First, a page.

Newspaper Archive of
The Julian News
Julian , California
June 30, 2010     The Julian News
PAGE 13     (13 of 16 available)        PREVIOUS     NEXT      Full Size Image
PAGE 13     (13 of 16 available)        PREVIOUS     NEXT      Full Size Image
June 30, 2010

Newspaper Archive of The Julian News produced by SmallTownPapers, Inc.
Website © 2022. All content copyrighted. Copyright Information.     Terms Of Use.     Request Content Removal.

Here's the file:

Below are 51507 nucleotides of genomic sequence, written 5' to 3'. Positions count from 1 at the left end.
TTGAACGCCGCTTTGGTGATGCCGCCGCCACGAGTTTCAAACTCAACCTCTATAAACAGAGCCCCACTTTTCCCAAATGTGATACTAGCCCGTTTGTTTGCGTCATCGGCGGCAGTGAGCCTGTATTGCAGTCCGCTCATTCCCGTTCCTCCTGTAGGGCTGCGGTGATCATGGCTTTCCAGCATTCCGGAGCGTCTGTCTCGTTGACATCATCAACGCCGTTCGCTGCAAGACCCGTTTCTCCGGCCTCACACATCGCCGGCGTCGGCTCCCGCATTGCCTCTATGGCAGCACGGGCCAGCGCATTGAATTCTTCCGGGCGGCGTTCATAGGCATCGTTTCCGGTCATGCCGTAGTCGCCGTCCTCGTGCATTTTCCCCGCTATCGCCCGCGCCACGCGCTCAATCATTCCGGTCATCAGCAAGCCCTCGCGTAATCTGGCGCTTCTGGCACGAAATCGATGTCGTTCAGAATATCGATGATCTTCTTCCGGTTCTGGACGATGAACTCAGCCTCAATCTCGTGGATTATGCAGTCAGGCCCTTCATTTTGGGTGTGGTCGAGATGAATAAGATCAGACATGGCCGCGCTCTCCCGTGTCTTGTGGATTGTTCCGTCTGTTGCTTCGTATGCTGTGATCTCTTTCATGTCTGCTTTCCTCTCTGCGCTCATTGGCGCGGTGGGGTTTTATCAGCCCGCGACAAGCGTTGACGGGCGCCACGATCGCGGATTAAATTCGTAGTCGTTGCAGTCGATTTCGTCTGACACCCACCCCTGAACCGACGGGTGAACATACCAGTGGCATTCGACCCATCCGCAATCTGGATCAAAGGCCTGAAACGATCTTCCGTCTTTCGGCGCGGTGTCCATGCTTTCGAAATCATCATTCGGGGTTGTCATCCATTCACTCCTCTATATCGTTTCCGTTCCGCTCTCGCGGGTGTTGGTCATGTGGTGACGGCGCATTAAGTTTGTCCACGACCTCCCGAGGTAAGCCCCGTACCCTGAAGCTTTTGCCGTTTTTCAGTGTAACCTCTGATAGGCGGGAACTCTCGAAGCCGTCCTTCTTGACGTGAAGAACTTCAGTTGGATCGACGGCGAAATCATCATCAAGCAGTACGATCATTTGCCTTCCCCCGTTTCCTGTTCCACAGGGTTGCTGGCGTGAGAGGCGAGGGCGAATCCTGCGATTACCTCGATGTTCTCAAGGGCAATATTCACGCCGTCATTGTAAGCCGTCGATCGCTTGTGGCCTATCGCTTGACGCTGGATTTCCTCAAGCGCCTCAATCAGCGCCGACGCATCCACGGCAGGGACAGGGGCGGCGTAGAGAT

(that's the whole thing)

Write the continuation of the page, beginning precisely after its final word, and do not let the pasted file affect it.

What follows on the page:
June 30, 2010 California Commentar Government Picking Winners And Losers At Taxpayers" Expense by Jan Coupal It generates few headlines, so many taxpayers are unaware that local governments continue to pump millions of dollars of tax increments -- property tax revenue usually withheld from schools and other essential services -- to fund pet projects that may not be in the public interest. This is all done under the guise of "Community Redevelopment." One of the most common misuses of redevelopment funds is to bribe businesses, like auto malls or big box stores, to relocate in a particular community. The result is often a bidding war between cities, each trying to outdo the others to provide the most generous subsidies and tax breaks to land a favored business. Reforms enacted in 1994 which permit tax sharing designed to address this "problem have only been partially successful. It is hard to find a taxpayer who thinks that government should be in the business of using taxpayer dollars to pick winners and losers in the private sector economy, and this is why local officials try to operate their redevelopment schemes with as little notice as possible. However, when the deals go sour, it is hard to keep these expensive failures under wraps. The city of Downey in Southern California represents just the most recent case of redevelopment gone haywire. Downey was attempting to lure Tesla, a green car manufacturer famous for an all-electric roadster, in the hopes of adding 1200 new jobs. The city wanted to add two parcels to a redevelopment project area, and then intended to use the tax increment revenue - the amount of the new higher property tax - generated by the. addition to subsidize Tesla's rent and site improvements. Downey had pledged $14.8 million of taxpayer dollars, some of which it had no doubt already spent on city staff time to prepare the project. Further, in a nod to good fiscal accountability practices, Downey allegedly committed some of its reserve fund to support the redevelopment expansion. At a time when local governments are dealing with declining sales and static property tax revenue, this was far from a wise move. The project also ignored the main point of a redevelopment project area, which is to eliminate blight, not subsidize private industry. The city was so anxious to get its redevelopment plan passed quickly in an effort to get millions worth of federal stimulus money, that it was willing to cut corners to do it. Downey counted on a bill by Assemblyman Charles Calderon that would have eliminated the mandatory hearing that cities must have in order to add parcels to redevelopment districts, and also would pro.hibit citizens from filing a referendum on a redevelopment project. By supporting legislation that would have stripped people of the right to vote, especially when $14.8 million is at stake, Downey's actions were an insult to its own citizens. Now that Downey has sacrificed city staff time, money and its dignity, it appears that the whole plan has collapsed. Tesla has found an even better deal. They have reached agreement with Toyota to form a joint collaboration 400 miles away in the Bay Area. The good news for taxpayers is that now that it's no longer needed to force the Downey deal down taxpayers' throats, the Calderon legislation appears dead. The bad news for Downey taxpayers is that at a time when nearly every community is short on funds, their city has already invested resources gambling on a project which is now defunct. Jan Coupal is president of the Howard Jarvis Taxpayers Association - California's largest grass-roots taxpayer organization dedicated to the protection of Proposition 13 and the advancement of taxpayers' rights. R.ED. -rOBE. Iql "IOONEOF l'f,,,," r]/---" lil ,[.2kx...LC by Mike Marland IB TIlE Ir.CE90N  TI-IANK FOR B. UNC.-S 0% I I T4E RT4D The history of the worm is full of men who rose to leadership, by sheer force of self-confidence, bravery and tenacity. - Mahatma Gandhi Week y SUDOKU by Linda Thistle 5 7 9 8 1 8 7 5 9 4 6 1 6 5 2 4 4 1 1 2 6 4 5 3 6 8 4 3 9 8 5 7 7 8 9 2 Place a number in the empty boxes in such a way that each row across, each column down and each small 9-box square contains all of the numbers from one to nine. DIFFICULTY THIS WEEK: * * Moderate ** Challenging *** HOO BOY! 2010 King Features Synd., Inc. Tips For Saving Lives And Property From Wildfires (NAPSA)-Learning about the reality of wildfire danger can help save your home and those you love. According to experts, wildfires across the country are burning hotter and faster than ever before. After a severe 1985 fire season that saw 1,400 homes burned nationally, the National Fire Protection Association, through an agreement with the U.S.D.A. Forest Service, U.S. Department of the Interior and the National Association of State Foresters, created the Firewise Program-to offer simple ways by which community members can work together to prevent their properties from becoming fuel for a wildfire. "By learning about how wildfires spread and taking simple steps to reduce damage, we can adapt to the inevitability of wildfire danger," said Michele Steinberg, Firewise Program Manager in Quincy, Mass. "Wildfires do not have to burn everything in their paths. You can prepare your home simply and effectively." Residents can reduce the risk of their home's ignition by simply modifying their homes and immediate surroundings. For example, to make a home's landscape Firewise, create space around the home to reduce wildfire threat. Reduce vegetation surrounding a home (30-100 feet, depending on the area's risk of wildfire) and prune large trees so that the lowest branches are 6 to 10 feet high to prevent a wildfire from spreading up to the treetops. When planting, choose low-growing, carefully placed shrubs and trees so the area can also be more easily maintained. Even something as simple as cleaning gutters and eaves of leaves and debris can prevent an ember from igniting a home. Also, when possible, choose Firewise construction materials for homes, decks, porches and fences. The most protective roofing materials will be rated "Class-A," including asphalt shingles and metal, cement and concrete products. Wall materials most resistant to heat and flames include brick, cement, plaster, stucco and concrete masonry. Double-paned or tempered glass windows also make a home more resistant to heat and flames. Our increasingly damaging wildfire seasons may be caused by rising temperatures that in turn create drier wildfire fuels such as scrub, grass and brush. Also, millions of people are moving into formerly rural and wild areas vulnerable to wildfire, which presents added challenges for firefighters. For more information on taking real action to reduce wildfire damage in your community, visit www.firewise.org The Julian News 13 HOMES. CABINS. LAND RENTALS. PROPERTY MANAGEMENT. VACATION RENTALS 2019 Main Street www.julian-realestate.com 760-765-0111 $259,000 Whispering Pines, 3 bedroom, 2 bath, fenced 1/2 acre, wrap-around deck with built-in play equipment, dual pane windows, FA/AC $ 710,000 - Julian Estates 3 bedroom, 2 1/2 bath, 2 car, 2460 sq.ft. 2 story, 4,32 acres, Large barn and corrals, $669,000 Truly custom in Julian Estates, 3br, 3ba, den, 2 car on 6.89 acres. 2 master suites, one handicap accessible. Mature forest plus orchard. Horse properly. Whispering Pines - $229,000 Income Opportunily, Live in top unit and help make your .payments with downstairs rented. Upstairs: 2 bedroom, 1 bath, large open floor plan with loft, wall of windows looking into the forest and large deck. Wood burning stove, all appliances including washer/dryer. Downstairs: 1 bedroom, 1 bath, full kitchen, large deck all appliances including washer/dryer. $159,000 Kentwood II- 2 bedroom, 1 bath 2 car garage, fireplace, hardwood, dual-glazed windows, FA/AC. Strange But True by Samantha Weaver It was Swiss journalist and commentator Esther Dyson who made the following sage observation: "The Internet is like alcohol in some sense. It accentuates what you would do anyway. If you want to be a loner, you can be more alone. If you want to connect, it makes it easier to connect." The world's'largest colony of ants reaches all the way from northern Italy to Spain's Atlantic coast. The first U.S. patent was issued in 1790 for a soap-making formula developed by Samuel Hopkins. In May of this year, Canadian chef Ted Reader attempted to break the Guinness record for the world's largest hamburger. The patty alone weighed more than 300 pounds, and the bun was 105 pounds. Once the burger was decked out with lettuce, cheese, tomatoes, red onions, pickles and barbecue sauce, the grand total was a whopping 590 pounds. Guinness has not yet certified the giant hamburger, but it seems a shoe-in to beat the current record holder, which is a measly 158.8 pounds. ' King Cmmmro[d ACROSS 1 Grounded flock 5 Castle protection 9 Jazzy style 12 Spiraling motion 13 Part of a foot? 14 Carnival city 15 Small embellish ment 17 New England cape 18 Dell purchase 19 Role for Desi 21 "Forget it!" 22 Motif 24 Everything else 27 Street address? 28 Charitable donation 31 Matterhorn, for one 32 Cartesian conclusion 33 - de cologne 34 Dieter's target 36 Expert 37 Dance lesson 38 Hex 40 Greeting 41 "- Foolish Things" 1 2 3 12 15 18 lll 24 25 26 31 34 6 22 10 11 II 29 30 II 41 42 47 51 54 -- i i 43 Soda shoppe order 47 Massage 48 Gddiron 8 "Ta-da!" transport tactic using 9 It has its 37 Donut, a tee charms slangily 51 -- Khan 10 Sty cry 39 Copy, for 52 Latvia's 11 Shetland, for short capital one 40 Shade 53 Canal zone 16 Comic 41 Snare 54 Apiece Philips 42 Ginormous 55 Microwave 20 "- Little 43 Read quickly 56 Ohio team Teapot" 44 Catastrophic 22 Vestige 45 Litmus DOWN 23 Base reddener 1 Early birds? runner's goal 46 Supple- 2 "- Breckin- 24 U.K. fliers ments, ridge" 25 Right angle with "out" 30rsk's river 26 Neighbor of 49 Actress 4 Trig measure alt UIImann 5 Revealing 27 Prejudice 50 Epoch 2010 King Features Synd., Inc. 45 46 5O i __ __ fashion 29 West of 6 Lennon's Hollywood lady 30 Dine 7 Performance 35 Kramden's Hasbro's Easy-Bake oven was so popular when in was released in 1963 that it sold a half million of the toys within the first year. If getting out on the road these days is making you nervous, you have good reason: According to the 2010 GMAC Insurance National Drivers Test survey, approximately 38 million American drivers would fail a written drivers test -- that's 20 percent of licensed drivers. The nation's best drivers can be found in Kansas, while the worst drivers -- perhaps unsurprisingly -- are in New York. Thought for the Day: "As far as the laws of mathematics refer to reality, they are not certain; and as far as they are certain, they do not refer to reality." -- Albert Einstein (c) 2010 King Features Synd., Inc. -'-.___. The stegosaurus was a large, plant-eating dinosaur that lived about 150 million years ago in what is now the western United States. It had two rows of bony plates shaped like huge arrowheads sticking out of its back and tail. I '00'ORST.PAYING College000000J egrees'00r L so,i. Educatmn  [ 3. 'Iheology So:; , 4. Music www.payscale.com h 6. ture 7. Education - 8. Hospitality  9. Fine Arts  " 10. Drama  @ 2010 by King Features Syndicate, Inc. World rights reserved. King Crossword - Answers Solution time: 25 mins. Weekly SUDOKU Answer 16  g 9 8 Z # L 8 9  6  9 g 8 Z 6  [ 8 9  L g # L 6Lg9#L L68889 L9L86 6ZgSL g#L69L L t, 6 8 I. 9